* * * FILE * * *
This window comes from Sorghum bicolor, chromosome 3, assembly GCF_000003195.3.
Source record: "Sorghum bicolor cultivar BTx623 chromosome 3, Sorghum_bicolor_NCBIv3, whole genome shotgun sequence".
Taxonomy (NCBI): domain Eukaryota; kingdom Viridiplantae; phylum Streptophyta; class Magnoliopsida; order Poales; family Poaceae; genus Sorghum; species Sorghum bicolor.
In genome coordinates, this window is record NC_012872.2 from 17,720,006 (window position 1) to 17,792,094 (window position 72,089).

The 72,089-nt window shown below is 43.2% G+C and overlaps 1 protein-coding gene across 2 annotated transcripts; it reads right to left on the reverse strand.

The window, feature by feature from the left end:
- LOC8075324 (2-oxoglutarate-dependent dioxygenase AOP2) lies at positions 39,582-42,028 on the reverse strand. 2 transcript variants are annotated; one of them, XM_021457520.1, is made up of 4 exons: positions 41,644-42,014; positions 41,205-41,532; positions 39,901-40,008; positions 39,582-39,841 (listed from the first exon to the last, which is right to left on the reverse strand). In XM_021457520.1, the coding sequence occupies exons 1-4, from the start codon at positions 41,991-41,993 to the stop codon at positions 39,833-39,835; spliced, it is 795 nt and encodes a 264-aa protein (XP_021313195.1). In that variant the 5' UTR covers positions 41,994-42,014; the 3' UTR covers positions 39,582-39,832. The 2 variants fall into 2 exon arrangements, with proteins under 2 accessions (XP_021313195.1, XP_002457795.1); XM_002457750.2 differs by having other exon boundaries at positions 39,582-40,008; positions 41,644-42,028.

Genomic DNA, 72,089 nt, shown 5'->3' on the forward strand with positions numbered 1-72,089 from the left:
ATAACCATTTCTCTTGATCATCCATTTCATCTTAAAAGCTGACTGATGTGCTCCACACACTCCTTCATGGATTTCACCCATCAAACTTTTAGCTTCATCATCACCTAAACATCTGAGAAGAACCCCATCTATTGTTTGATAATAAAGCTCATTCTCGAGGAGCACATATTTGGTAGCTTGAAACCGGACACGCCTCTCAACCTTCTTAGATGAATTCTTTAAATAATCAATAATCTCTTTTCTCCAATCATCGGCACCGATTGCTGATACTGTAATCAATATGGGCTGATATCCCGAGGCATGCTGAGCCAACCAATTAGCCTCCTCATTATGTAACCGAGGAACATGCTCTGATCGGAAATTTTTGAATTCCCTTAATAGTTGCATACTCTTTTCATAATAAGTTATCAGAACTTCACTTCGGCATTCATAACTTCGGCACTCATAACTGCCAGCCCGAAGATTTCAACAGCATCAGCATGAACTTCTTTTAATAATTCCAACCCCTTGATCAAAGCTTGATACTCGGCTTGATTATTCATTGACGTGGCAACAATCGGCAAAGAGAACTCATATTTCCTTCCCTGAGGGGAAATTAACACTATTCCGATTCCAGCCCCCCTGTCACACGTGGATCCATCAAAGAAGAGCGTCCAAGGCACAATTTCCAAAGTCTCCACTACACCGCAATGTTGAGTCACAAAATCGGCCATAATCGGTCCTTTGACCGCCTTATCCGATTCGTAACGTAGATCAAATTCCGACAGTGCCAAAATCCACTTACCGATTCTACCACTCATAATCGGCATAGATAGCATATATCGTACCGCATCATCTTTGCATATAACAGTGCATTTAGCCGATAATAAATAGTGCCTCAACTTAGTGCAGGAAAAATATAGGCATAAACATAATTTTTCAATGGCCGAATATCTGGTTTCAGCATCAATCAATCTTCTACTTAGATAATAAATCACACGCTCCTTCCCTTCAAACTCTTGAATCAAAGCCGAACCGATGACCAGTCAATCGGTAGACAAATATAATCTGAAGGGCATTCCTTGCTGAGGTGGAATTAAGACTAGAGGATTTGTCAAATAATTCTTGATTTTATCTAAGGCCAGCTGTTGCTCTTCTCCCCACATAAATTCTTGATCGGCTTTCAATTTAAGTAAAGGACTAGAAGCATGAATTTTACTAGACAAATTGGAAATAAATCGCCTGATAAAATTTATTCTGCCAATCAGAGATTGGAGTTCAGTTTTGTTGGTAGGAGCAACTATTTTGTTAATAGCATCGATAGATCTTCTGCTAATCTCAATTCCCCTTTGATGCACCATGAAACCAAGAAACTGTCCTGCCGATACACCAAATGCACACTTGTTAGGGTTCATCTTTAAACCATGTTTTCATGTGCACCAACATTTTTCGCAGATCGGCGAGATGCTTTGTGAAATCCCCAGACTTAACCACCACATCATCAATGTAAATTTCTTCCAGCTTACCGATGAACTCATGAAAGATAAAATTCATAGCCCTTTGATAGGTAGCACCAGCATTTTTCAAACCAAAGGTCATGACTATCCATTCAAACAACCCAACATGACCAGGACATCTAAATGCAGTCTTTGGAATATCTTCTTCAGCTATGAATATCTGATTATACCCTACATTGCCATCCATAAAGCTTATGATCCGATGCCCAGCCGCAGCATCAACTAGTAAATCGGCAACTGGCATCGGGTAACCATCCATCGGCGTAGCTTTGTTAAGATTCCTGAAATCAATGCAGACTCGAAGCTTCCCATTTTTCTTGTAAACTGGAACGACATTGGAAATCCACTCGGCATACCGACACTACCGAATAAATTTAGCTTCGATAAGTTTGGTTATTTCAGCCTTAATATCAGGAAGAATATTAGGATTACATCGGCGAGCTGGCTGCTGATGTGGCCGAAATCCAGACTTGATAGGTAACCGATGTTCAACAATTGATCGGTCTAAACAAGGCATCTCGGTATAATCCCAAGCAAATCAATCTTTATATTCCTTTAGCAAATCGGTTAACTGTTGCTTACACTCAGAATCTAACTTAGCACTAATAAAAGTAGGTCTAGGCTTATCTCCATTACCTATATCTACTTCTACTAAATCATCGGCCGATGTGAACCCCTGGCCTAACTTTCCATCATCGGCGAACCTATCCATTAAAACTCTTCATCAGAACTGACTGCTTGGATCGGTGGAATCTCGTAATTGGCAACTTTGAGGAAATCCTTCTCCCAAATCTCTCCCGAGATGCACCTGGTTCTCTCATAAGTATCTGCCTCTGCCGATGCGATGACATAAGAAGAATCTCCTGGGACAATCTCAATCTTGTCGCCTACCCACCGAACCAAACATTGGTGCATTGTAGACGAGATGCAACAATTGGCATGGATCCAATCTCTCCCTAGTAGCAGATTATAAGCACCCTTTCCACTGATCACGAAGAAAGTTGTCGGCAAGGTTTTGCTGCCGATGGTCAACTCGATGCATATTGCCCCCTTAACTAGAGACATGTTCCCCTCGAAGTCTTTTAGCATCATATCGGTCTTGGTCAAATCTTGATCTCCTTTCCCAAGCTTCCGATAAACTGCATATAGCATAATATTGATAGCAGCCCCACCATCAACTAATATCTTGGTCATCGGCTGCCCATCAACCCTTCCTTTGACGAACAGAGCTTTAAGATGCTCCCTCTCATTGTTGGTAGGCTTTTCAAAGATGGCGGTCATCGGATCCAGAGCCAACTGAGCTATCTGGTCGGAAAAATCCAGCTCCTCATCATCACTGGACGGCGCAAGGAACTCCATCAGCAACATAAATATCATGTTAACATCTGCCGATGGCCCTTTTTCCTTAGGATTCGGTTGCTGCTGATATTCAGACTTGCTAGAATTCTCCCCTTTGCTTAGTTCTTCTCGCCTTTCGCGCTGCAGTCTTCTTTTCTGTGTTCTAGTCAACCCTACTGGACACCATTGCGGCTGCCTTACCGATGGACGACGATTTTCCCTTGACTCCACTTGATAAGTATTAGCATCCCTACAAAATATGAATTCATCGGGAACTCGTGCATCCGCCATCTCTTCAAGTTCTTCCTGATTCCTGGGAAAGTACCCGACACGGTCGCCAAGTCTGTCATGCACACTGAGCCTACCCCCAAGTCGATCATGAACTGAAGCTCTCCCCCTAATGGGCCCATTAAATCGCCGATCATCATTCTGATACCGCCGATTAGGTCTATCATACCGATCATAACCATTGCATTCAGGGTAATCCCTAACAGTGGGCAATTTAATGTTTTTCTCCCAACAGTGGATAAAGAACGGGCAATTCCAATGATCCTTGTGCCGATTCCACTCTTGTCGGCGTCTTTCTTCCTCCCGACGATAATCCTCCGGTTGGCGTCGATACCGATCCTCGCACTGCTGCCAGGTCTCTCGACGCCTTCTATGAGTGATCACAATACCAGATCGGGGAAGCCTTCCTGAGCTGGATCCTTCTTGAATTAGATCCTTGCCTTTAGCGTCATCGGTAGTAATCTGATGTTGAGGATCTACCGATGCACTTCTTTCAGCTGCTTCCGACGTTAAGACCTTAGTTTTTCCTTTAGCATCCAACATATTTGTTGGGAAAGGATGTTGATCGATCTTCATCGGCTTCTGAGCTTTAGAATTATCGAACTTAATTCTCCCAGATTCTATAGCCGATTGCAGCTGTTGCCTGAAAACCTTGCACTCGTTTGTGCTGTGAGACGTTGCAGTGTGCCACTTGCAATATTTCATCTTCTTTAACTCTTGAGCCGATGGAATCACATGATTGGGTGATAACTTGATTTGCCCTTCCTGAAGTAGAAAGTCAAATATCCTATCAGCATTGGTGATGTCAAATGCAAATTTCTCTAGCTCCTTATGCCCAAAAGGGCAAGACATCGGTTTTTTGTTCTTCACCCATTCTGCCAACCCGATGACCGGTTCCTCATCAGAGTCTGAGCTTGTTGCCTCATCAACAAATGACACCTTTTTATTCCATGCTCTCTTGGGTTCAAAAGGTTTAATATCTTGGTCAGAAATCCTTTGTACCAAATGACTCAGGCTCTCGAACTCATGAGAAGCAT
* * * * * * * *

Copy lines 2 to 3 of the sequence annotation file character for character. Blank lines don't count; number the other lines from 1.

Source record: "Sorghum bicolor cultivar BTx623 chromosome 3, Sorghum_bicolor_NCBIv3, whole genome shotgun sequence".
Taxonomy (NCBI): domain Eukaryota; kingdom Viridiplantae; phylum Streptophyta; class Magnoliopsida; order Poales; family Poaceae; genus Sorghum; species Sorghum bicolor.